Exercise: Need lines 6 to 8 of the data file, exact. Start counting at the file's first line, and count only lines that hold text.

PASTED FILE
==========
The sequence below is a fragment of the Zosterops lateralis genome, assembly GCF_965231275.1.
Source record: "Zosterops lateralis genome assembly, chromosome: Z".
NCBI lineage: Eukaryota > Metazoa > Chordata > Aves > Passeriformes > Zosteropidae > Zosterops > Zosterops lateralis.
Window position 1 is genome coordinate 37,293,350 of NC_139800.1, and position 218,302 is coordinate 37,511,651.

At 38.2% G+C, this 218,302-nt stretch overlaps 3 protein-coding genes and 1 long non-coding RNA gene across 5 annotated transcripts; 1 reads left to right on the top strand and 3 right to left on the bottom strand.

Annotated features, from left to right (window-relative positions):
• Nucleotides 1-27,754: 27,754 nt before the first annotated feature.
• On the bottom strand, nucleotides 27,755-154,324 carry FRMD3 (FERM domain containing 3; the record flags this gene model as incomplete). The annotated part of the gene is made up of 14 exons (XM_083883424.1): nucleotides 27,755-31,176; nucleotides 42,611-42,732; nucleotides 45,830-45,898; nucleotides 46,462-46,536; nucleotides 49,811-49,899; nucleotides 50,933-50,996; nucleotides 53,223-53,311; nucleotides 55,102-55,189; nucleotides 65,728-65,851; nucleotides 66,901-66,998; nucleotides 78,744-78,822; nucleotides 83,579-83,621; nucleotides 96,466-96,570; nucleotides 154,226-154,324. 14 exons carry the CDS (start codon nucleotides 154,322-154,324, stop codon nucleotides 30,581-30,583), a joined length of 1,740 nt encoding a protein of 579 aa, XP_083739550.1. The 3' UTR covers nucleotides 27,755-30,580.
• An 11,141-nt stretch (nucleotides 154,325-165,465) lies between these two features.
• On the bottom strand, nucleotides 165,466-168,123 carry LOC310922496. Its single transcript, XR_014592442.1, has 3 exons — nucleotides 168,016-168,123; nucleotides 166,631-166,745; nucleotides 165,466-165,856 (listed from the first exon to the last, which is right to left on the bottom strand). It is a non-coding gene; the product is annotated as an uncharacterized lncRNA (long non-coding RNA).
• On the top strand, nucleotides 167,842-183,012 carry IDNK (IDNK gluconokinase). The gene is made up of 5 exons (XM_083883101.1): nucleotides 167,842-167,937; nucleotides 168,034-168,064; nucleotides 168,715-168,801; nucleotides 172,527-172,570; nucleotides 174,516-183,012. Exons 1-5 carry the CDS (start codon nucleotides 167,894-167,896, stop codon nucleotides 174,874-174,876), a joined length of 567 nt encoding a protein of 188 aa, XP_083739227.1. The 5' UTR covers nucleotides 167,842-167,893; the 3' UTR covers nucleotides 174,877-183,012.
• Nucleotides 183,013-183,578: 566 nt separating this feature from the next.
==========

Annotated features, from left to right (window-relative positions):
• Nucleotides 1-27,754: 27,754 nt before the first annotated feature.
• On the bottom strand, nucleotides 27,755-154,324 carry FRMD3 (FERM domain containing 3; the record flags this gene model as incomplete). The annotated part of the gene is made up of 14 exons (XM_083883424.1): nucleotides 27,755-31,176; nucleotides 42,611-42,732; nucleotides 45,830-45,898; nucleotides 46,462-46,536; nucleotides 49,811-49,899; nucleotides 50,933-50,996; nucleotides 53,223-53,311; nucleotides 55,102-55,189; nucleotides 65,728-65,851; nucleotides 66,901-66,998; nucleotides 78,744-78,822; nucleotides 83,579-83,621; nucleotides 96,466-96,570; nucleotides 154,226-154,324. 14 exons carry the CDS (start codon nucleotides 154,322-154,324, stop codon nucleotides 30,581-30,583), a joined length of 1,740 nt encoding a protein of 579 aa, XP_083739550.1. The 3' UTR covers nucleotides 27,755-30,580.